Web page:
Does getting in front of an audience to deliver a speech seem daunting to you? You’re not alone in that feeling. Even the most experienced public speakers get nervous sometimes. But what separates a novice from a pro is laying the right groundwork.
You see, even the professional speaker doesn’t just jump in front of their audience with no preparation. They’ve sought out advice, learned from mistakes, and continuously refined their craft. So, if you’re looking for ways to take your presentation skills to the next level, you’re already on the right path to success.
Here are five tips for delivering an impactful speech with confidence.
It seems like an obvious tip, but so many people overlook thorough preparation. Internalizing the message is key to being able to share it in a convincing way. If you are reading from a script, it will lack passion and believability. Practice your speech and make sure you understand the ins and outs of the topic well enough to deliver the speech on autopilot. There are often unforeseen distractions when you’re on stage — stage lights in your eyes, a noisy audience, or a cell phone ringing. But if you are well-rehearsed, you can recover from any interruption with ease.
Here are few additional quick tips for optimal preparation:
- Get a good night’s sleep the night before.
- Eat a healthy meal at least an hour or two before you present. Make sure your food has time to digest.
- Have a bottle of water on stage with you in case your throat gets dry. (So you don’t have to ask someone to get it for you from the stage.)
- Show up early to the space, before the attendees arrive, so that you are centered and can visualize yourself succeeding in the space.
- Make sure to check all technical details well before the start — like your microphone and computer (if you are using slides).
“Only knowledge that is used sticks in your mind.” – Dale Carnegie
You are a human being, not a machine. And you are presenting to other human beings. They want to relate to you. Avoid reciting facts and depending heavily on charts and graphs. Tell stories that invite connection. Smile, and make eye contact with people in the audience. When talking about the topic use humor, show your enthusiasm, and lead with passion. You want to show people that you understand them, so make sure you proactively address their concerns and use terms they are familiar with. Ask them questions to stir interest, and use “we” to imply a collective experience.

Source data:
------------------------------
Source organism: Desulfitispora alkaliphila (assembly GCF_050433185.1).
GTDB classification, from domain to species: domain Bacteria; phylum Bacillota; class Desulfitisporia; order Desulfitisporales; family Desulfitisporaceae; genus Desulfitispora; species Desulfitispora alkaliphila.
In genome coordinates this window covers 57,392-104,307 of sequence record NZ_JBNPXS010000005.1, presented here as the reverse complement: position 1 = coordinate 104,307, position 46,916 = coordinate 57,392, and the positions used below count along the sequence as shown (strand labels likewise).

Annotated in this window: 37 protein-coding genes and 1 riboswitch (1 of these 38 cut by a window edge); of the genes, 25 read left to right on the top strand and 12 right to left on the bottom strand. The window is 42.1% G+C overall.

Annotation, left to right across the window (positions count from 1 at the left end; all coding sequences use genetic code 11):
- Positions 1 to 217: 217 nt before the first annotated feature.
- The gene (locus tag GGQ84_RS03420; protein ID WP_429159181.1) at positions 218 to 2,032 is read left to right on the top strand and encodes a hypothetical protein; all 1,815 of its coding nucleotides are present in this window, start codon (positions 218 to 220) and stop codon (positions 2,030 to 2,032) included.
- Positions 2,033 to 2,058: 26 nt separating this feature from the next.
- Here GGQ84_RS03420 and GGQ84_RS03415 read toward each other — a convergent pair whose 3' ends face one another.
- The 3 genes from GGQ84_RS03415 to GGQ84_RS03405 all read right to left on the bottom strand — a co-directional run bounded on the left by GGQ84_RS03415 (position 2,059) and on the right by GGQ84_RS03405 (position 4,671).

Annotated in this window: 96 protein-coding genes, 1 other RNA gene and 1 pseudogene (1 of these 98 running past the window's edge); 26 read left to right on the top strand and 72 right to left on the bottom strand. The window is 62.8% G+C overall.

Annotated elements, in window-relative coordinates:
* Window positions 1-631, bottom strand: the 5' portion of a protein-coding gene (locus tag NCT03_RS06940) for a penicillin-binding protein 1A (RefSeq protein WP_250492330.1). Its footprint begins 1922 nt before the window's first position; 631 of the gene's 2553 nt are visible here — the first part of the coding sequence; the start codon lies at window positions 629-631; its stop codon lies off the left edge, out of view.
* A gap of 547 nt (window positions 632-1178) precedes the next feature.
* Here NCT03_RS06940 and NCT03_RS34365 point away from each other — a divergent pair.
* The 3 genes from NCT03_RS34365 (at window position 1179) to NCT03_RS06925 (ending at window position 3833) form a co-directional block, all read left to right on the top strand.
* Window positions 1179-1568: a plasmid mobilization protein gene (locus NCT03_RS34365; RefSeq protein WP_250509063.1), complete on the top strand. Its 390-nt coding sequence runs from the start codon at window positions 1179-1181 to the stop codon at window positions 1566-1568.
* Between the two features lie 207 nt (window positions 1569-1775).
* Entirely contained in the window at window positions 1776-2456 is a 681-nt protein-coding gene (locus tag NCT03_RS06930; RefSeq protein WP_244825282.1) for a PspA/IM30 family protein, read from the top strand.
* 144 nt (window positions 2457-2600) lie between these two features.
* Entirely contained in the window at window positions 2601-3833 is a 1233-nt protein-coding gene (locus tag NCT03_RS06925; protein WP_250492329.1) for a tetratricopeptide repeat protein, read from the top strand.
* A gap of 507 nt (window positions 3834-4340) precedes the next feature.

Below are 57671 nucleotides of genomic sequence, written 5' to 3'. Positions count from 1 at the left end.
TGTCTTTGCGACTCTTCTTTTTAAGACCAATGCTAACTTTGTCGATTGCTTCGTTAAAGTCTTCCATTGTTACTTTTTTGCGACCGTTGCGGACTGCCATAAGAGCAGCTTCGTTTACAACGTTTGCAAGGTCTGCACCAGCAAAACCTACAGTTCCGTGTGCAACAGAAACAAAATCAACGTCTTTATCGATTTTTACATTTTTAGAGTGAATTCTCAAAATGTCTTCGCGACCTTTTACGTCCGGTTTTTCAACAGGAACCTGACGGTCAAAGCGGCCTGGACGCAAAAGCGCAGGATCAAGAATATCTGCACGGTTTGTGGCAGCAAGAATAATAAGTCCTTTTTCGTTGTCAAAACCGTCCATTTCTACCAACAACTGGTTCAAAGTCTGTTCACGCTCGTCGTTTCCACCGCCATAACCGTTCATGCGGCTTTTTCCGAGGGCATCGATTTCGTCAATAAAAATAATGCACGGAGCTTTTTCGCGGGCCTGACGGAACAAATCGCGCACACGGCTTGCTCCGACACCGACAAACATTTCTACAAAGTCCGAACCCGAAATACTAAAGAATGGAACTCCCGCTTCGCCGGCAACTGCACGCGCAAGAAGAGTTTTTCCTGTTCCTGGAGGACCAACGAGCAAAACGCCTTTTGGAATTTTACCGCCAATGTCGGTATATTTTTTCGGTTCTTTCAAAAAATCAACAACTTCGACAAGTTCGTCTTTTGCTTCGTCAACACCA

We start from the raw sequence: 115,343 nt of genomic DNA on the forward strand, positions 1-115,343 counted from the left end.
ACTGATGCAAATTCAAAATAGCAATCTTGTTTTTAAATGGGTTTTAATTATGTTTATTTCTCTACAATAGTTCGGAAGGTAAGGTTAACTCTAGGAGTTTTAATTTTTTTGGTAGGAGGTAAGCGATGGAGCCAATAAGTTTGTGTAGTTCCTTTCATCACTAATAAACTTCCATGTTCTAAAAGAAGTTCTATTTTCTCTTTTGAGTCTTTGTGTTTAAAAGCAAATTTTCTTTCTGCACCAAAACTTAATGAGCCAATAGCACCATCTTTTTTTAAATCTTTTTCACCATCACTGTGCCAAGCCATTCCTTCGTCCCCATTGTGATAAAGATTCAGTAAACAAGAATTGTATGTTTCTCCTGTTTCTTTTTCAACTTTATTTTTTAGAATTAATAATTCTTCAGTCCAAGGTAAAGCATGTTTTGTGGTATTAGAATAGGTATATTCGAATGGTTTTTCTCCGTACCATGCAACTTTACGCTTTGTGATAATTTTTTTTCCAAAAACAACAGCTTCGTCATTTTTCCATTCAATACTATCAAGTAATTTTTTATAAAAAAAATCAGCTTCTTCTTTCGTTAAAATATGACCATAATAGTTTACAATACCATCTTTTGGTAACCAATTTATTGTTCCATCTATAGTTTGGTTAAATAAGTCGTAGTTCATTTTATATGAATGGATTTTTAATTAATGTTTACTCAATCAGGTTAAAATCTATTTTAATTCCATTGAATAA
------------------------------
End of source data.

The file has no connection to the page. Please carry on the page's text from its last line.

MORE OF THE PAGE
Focus on the value you are providing to the audience. Are you informing them on something they need to know? Entertaining them? Educating them? Helping them improve? Why should they care about what you have to say? Connect the dots for them on your content and how it applies to their everyday lives. If you focus too much on yourself, your own credentials, or your own personal stories without clarifying how it impacts them, they will be lost (and probably bored).
“Your purpose is to make your audience see what you saw, hear what you heard, feel what you felt. Relevant detail, couched in concrete, colorful language, is the best way to recreate the incident as it happened and to picture it for the audience.” – Dale Carnegie
Effective persuasion requires us to simplify the message. Describe the story chronologically as it happened with all important clarifying details. Show that change was needed and recommend a clear action for listeners to take in this situation.
When presenters try to insert too many messages into one speech, people leave the presentation without absorbing a single thing. Identify one single message that you want your audience to digest. Keep it at three points to support your message. Any more than that and the message starts to get muddy. You want to reinforce the single message throughout the entire presentation. Make it clear at the beginning, at the end, and throughout the entire speech. The audience should be able to identify exactly what your message was, and they should know how to take action on the topic presented.
Have you ever been in an audience where the presenter is unsure about the content? Where he or she looks like they are glued to the floor, they mumble or stumble over their words, or they read the whole speech from a piece of paper, never looking up? It probably made you feel uncomfortable, and you probably didn’t even hear what they said, even if the core message was worthwhile.
Speaking with confidence starts with rehearsing the content, so definitely focus on tip #1 first. But then practice the actual vocal delivery, and imagine it is in front of an audience. Project your voice. Enunciate and speak clearly. Slow down a little. When we’re nervous, we tend to speed up. Practice pausing instead of using filler words like “um,” “ah,” and “like.” Remember to breathe. It’s admittedly hard to relax when you’re on a stage, with a spotlight and hundreds of eyes on you. But the more you can enjoy yourself, the more the audience will enjoy it too.
Believe in yourself and make your mark.
Public speaking takes effort, determination, and experience. Try incorporating these five tips into your next presentation, and you’ll be well on your way to becoming a world-class presenter.
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“Only the prepared speaker deserves to be confident” – Dale Carnegie